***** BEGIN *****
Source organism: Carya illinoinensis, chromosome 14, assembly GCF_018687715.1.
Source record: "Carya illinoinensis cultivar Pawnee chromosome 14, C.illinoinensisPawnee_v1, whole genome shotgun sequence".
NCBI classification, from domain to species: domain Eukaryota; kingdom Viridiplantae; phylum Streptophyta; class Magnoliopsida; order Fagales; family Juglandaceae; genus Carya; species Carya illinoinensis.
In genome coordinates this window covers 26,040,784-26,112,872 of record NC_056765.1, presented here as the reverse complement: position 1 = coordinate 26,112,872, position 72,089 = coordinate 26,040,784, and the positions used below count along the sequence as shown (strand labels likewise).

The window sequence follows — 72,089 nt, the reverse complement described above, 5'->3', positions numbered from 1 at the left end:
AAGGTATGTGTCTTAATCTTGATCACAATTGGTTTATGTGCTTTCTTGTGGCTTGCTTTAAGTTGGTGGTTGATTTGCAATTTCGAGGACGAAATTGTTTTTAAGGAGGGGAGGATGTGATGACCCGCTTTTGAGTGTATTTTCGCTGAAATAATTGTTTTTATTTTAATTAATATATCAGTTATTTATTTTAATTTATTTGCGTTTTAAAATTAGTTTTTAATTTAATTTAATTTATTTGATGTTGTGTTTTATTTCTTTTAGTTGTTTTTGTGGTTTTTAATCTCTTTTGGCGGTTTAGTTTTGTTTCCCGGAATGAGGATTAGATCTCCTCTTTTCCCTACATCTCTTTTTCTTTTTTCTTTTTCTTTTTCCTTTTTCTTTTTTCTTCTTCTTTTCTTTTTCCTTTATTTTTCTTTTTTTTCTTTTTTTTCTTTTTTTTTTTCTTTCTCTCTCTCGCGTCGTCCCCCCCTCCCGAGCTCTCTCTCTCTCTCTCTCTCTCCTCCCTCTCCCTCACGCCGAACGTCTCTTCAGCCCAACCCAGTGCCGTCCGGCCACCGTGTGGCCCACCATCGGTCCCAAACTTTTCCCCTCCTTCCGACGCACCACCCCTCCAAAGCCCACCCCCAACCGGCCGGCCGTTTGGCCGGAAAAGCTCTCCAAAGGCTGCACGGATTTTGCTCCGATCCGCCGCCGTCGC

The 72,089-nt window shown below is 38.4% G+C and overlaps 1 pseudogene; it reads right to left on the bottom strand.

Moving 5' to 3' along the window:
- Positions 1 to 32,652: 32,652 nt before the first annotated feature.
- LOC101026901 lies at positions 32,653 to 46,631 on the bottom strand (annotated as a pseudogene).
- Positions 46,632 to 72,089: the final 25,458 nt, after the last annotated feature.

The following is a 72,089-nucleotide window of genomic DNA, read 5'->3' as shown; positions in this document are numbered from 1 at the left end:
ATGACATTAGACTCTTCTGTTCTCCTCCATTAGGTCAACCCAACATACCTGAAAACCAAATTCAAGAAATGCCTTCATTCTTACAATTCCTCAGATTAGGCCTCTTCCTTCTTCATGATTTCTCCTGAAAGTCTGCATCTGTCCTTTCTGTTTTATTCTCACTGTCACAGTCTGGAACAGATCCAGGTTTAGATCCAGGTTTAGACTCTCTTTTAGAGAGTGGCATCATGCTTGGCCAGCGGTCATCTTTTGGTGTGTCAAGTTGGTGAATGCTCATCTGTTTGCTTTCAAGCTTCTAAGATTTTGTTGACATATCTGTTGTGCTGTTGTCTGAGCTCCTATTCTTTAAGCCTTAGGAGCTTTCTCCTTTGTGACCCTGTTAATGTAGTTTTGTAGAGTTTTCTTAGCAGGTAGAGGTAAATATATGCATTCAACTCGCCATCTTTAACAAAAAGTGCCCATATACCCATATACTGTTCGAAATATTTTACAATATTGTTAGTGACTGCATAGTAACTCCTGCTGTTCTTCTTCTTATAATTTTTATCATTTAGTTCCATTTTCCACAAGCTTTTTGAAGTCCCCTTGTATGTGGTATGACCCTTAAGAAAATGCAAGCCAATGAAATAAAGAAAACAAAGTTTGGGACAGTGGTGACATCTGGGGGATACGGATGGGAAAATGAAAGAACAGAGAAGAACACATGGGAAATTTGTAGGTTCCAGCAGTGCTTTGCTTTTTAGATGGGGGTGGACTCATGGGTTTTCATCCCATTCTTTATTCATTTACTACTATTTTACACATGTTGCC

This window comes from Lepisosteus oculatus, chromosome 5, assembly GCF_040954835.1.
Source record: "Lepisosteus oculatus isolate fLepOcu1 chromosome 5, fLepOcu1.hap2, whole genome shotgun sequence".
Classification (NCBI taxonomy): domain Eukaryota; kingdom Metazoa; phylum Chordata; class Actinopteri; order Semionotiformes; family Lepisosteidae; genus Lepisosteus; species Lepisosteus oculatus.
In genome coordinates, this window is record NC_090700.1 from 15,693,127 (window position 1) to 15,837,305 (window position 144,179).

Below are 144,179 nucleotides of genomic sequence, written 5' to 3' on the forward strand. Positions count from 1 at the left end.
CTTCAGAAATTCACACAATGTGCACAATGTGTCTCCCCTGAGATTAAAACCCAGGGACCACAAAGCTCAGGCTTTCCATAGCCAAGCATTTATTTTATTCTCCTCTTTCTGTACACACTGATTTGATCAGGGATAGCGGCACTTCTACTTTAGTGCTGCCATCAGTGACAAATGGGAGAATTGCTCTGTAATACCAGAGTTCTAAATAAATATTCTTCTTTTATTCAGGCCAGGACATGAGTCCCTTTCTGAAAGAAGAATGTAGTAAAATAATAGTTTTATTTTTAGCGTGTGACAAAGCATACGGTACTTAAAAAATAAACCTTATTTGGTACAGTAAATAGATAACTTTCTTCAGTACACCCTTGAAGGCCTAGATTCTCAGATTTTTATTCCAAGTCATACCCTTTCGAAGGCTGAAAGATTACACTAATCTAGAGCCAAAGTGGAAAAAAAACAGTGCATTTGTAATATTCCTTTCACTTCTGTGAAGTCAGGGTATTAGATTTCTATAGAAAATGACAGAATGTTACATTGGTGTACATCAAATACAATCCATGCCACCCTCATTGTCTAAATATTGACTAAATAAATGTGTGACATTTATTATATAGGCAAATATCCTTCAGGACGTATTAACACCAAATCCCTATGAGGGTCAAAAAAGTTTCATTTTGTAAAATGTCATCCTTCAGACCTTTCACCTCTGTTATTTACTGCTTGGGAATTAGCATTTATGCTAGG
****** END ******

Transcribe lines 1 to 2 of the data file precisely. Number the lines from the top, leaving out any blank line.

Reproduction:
Source organism: Carya illinoinensis, chromosome 14, assembly GCF_018687715.1.
Source record: "Carya illinoinensis cultivar Pawnee chromosome 14, C.illinoinensisPawnee_v1, whole genome shotgun sequence".